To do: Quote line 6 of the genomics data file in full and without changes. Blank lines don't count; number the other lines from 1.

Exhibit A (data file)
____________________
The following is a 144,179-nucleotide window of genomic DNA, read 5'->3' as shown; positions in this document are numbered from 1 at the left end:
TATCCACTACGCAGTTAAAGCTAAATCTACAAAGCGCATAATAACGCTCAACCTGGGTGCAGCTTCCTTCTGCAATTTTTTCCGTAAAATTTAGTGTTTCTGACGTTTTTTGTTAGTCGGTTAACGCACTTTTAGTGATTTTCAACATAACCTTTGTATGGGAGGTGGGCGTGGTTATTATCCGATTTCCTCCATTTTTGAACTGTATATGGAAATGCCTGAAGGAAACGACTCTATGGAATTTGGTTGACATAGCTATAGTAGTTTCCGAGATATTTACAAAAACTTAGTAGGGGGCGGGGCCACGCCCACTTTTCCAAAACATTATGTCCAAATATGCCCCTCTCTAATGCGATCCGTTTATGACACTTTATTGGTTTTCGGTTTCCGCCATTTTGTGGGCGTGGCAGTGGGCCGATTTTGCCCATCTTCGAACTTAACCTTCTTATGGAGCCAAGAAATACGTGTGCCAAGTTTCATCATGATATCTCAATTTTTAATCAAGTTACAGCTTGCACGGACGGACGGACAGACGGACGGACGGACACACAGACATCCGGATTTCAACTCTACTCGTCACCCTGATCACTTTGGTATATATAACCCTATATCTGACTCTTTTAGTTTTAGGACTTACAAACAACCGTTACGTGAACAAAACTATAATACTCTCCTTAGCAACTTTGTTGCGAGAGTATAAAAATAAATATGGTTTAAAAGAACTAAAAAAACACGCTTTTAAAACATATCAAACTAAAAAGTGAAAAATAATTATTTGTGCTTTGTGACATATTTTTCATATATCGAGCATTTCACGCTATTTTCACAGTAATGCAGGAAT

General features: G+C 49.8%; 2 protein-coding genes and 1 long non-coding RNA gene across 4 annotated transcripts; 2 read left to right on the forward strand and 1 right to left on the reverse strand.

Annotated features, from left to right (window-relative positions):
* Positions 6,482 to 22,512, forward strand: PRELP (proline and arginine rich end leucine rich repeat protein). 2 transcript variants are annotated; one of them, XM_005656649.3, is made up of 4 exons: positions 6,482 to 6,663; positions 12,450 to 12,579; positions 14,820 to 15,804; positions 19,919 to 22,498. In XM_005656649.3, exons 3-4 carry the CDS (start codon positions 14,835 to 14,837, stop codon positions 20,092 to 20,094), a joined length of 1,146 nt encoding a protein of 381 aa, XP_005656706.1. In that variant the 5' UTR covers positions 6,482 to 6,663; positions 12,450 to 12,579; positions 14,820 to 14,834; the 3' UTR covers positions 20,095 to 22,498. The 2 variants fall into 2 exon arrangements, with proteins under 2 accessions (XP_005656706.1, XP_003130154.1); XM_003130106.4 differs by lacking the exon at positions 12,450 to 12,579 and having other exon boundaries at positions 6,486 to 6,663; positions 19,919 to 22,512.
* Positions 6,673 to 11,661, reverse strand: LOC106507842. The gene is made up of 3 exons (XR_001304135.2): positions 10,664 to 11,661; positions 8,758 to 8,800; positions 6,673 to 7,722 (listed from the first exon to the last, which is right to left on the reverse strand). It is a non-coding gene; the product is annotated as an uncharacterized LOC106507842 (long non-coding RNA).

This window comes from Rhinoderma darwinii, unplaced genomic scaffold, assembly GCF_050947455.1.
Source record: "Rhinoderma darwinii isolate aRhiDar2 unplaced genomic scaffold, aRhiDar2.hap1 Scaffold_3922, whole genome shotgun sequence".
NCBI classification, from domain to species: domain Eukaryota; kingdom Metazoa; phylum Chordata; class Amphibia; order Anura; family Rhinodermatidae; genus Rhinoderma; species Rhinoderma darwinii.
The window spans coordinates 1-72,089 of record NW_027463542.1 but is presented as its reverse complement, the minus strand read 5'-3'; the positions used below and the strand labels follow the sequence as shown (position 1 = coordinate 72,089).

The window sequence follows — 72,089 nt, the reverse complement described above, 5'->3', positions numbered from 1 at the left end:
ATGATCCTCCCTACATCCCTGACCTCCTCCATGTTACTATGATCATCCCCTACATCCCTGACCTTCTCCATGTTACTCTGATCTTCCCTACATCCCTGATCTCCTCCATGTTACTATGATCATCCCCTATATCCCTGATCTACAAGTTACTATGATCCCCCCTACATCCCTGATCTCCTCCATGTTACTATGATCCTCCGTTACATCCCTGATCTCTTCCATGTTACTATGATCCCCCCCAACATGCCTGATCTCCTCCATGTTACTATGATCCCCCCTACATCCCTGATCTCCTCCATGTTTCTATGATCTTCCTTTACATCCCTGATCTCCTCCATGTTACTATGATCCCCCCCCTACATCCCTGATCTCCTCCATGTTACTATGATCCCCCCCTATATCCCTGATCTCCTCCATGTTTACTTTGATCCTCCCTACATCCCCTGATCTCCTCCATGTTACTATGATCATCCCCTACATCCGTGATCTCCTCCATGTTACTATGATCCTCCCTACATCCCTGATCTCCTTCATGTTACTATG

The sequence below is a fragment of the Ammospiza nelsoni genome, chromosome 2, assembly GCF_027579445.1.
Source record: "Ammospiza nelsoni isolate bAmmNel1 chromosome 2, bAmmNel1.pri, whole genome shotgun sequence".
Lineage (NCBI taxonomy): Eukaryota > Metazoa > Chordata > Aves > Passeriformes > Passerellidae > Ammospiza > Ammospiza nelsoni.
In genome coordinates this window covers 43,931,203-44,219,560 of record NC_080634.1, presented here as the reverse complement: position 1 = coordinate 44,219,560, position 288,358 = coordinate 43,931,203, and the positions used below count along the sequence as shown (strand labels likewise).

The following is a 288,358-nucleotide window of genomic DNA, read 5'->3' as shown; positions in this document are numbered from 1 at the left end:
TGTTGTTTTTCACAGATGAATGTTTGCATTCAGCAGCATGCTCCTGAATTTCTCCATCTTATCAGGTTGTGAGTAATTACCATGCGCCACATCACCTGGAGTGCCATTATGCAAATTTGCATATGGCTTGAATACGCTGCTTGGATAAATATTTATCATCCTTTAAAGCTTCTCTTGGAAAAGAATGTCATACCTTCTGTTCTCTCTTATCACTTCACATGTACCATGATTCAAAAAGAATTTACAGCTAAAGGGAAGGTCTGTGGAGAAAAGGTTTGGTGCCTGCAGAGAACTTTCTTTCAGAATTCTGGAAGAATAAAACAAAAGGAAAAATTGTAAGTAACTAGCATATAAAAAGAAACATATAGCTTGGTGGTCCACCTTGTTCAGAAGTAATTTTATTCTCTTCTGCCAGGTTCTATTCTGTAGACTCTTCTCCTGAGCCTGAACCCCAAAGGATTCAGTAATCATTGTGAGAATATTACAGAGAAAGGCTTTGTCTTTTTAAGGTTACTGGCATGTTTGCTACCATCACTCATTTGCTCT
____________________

* Positions 6,673 to 11,661, reverse strand: LOC106507842. The gene is made up of 3 exons (XR_001304135.2): positions 10,664 to 11,661; positions 8,758 to 8,800; positions 6,673 to 7,722 (listed from the first exon to the last, which is right to left on the reverse strand). It is a non-coding gene; the product is annotated as an uncharacterized LOC106507842 (long non-coding RNA).